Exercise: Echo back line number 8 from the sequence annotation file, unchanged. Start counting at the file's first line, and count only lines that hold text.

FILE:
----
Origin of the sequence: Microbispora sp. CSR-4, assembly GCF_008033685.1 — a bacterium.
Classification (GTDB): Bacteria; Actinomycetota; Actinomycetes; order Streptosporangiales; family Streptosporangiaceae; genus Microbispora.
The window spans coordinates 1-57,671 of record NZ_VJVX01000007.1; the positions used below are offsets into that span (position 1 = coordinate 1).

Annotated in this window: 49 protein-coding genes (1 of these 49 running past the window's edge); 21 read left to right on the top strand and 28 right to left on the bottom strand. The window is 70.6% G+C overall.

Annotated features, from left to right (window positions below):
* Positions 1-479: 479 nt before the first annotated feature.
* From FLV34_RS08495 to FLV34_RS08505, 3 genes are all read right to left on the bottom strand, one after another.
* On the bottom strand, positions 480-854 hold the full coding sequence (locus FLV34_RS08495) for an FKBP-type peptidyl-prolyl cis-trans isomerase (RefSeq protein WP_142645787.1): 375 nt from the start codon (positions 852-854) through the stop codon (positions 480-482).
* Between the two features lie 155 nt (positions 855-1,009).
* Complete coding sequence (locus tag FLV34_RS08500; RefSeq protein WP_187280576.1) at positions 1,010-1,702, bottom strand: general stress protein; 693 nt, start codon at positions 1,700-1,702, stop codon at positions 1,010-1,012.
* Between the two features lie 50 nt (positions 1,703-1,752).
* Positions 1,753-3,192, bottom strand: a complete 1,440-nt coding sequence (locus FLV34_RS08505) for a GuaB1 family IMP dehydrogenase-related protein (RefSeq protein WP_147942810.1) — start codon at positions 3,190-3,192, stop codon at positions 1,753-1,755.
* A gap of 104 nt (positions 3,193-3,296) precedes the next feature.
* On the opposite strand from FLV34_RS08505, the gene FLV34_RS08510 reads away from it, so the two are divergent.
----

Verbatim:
* On the bottom strand, positions 480-854 hold the full coding sequence (locus FLV34_RS08495) for an FKBP-type peptidyl-prolyl cis-trans isomerase (RefSeq protein WP_142645787.1): 375 nt from the start codon (positions 852-854) through the stop codon (positions 480-482).